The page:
A song for Sunday – Miserere mei, Deus

In keeping with the theme of the Pope’s encyclical on climate change and the environment (which has been the subject of this week’s Some weekend reading and Saturday Quote, my Song for Sunday is Gregorio Allegri’s glorious “Miserere mei, Deus”.

Composed around the 1630s, for many years it was only allowed to be performed in the Sistine Chapel (where Pope Francis was elected, hence the loose connection with the Pope’s encyclical!) According to popular legend (and there is evidence to support the story) when Mozart was 14 he went to the Chapel and heard the Miserere. That evening he transcribed it from memory, and made corrections after hearing it again the following day. While it wasn’t the first time an illicit copy had been made, it is certainly the most famous.

This recording, by the Tallis Scholars from 1980, is the first version of the Miserere I owned. I also went to see the Scholars perform the piece in the Sydney Opera House in the 1990’s. It was enchanting.

If you liked this post please follow my blog (top right-hand corner of the blog), and you might like to watch some previous songs for Sunday (even though none of them are like this one!):

  1. Don’t pay the ferryman by Chris De Burgh
  2. Take me to church by Hozier
  3. Satellite by Lena
  4. I will survive by Gloria Gaynor (Priscilla Queen of the Desert version)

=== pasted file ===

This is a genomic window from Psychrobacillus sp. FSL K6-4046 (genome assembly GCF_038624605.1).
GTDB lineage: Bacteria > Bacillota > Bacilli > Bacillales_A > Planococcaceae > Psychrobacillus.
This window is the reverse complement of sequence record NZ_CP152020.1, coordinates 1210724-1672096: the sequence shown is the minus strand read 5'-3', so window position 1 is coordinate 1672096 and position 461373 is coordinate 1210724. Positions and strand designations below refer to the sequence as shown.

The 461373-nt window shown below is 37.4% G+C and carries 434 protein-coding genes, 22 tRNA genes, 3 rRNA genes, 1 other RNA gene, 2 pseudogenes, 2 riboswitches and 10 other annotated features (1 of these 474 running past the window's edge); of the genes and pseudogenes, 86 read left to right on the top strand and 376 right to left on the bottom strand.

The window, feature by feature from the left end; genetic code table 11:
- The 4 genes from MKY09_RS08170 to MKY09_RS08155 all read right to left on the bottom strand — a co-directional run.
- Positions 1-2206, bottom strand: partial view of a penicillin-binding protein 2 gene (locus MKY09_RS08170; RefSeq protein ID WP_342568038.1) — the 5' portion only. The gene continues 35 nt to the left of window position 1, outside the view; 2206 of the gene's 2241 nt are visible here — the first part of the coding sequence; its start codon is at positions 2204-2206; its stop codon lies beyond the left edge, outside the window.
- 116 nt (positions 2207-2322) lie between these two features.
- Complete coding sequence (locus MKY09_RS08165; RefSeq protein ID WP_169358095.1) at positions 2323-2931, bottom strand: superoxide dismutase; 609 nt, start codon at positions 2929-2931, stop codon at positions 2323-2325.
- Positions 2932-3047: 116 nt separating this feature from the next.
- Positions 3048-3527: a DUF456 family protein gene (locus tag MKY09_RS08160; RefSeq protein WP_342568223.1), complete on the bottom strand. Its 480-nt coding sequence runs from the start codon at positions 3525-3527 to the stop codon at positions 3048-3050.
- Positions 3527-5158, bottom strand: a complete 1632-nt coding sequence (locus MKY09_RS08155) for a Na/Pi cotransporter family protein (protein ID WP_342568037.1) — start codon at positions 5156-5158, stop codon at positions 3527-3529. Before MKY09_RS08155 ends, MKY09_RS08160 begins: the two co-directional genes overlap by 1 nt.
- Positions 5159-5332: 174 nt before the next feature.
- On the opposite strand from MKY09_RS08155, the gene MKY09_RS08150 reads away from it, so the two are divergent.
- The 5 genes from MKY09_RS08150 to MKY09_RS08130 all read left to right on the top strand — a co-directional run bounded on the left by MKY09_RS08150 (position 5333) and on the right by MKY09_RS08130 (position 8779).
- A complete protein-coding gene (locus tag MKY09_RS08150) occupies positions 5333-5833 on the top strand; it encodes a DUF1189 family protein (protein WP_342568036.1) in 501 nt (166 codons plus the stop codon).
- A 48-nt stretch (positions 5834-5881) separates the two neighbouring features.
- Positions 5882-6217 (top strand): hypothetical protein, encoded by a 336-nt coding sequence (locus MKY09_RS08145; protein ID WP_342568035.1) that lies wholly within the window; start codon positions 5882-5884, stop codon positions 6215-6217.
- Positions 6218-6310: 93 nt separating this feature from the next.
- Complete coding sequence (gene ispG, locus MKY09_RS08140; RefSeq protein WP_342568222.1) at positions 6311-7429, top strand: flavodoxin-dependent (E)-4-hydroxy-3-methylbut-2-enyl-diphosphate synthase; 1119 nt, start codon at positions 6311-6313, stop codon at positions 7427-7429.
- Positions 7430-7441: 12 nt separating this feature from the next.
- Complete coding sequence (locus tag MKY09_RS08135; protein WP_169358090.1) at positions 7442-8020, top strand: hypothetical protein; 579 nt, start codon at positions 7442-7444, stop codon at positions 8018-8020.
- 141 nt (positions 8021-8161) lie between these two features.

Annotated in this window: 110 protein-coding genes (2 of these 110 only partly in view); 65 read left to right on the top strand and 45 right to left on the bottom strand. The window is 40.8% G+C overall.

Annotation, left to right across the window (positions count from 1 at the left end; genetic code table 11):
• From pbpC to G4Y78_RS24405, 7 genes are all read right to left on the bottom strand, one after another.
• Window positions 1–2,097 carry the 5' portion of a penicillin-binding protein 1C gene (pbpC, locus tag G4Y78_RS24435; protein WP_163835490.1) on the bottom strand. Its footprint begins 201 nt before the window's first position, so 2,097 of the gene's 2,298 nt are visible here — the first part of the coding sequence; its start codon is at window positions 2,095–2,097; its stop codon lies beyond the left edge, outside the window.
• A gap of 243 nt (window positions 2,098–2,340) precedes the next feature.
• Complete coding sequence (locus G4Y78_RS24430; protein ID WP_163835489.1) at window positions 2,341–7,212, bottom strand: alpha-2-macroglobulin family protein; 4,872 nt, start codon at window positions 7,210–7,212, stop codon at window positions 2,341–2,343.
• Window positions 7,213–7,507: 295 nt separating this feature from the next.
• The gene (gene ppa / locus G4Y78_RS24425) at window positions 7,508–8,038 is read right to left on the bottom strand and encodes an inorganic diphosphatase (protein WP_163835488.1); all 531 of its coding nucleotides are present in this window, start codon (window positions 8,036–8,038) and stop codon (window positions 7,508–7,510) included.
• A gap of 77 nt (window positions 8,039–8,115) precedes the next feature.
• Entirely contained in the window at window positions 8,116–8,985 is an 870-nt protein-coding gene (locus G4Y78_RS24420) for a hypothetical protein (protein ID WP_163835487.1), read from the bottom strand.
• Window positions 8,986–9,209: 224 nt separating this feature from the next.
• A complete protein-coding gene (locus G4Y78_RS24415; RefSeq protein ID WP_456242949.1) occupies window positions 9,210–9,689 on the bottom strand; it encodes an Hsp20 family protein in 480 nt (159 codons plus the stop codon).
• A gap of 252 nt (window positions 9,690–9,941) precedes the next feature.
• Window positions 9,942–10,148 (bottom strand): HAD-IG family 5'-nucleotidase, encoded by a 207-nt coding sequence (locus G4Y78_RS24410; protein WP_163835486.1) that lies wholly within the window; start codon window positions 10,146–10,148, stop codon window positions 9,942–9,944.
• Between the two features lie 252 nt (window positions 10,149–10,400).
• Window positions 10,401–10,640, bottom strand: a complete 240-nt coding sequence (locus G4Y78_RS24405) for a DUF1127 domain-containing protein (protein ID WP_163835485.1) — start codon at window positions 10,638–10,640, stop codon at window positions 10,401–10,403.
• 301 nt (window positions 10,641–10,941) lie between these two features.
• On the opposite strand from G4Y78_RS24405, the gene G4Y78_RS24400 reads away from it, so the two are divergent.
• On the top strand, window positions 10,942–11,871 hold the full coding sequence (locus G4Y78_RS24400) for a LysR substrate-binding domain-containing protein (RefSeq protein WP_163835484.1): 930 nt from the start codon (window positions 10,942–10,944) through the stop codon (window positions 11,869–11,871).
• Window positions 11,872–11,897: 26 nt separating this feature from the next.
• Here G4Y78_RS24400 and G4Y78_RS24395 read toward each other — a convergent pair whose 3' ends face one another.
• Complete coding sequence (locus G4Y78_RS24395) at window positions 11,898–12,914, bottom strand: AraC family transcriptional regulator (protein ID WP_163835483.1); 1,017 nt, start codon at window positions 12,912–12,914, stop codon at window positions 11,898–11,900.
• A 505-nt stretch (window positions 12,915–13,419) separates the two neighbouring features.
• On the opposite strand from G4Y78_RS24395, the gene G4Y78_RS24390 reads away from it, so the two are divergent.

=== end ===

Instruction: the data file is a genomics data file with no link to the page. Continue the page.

5. Child in Time by Deep Purple (and a version by Blackmore’s Night)
  6. Dust in the Wind by Kansas

About Graeme Stuart

Lecturer (Family Action Centre, Newcastle Uni), blogger (Sustaining Community), environmentalist, Alternatives to Violence Project facilitator, father. Passionate about families, community development, peace & sustainability.
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3 Responses to A song for Sunday – Miserere mei, Deus

  1. Julie Davies says:

    I shouldn’t type on a small phone with big fingers and predictive text! :)

    Liked by 1 person

  2. Julie Davies says:

    Miserere Mei is my favourite classical music. I first heard it driving into town to work. I had an upset stomach by the time it ended, wondering what I’d gotten carsick on a journey I did every day. It was you until I bought an ABC collection of 100 classics to get that one song and played it again, that I realised it was the song causing my visceral reaction.

    Liked by 1 person

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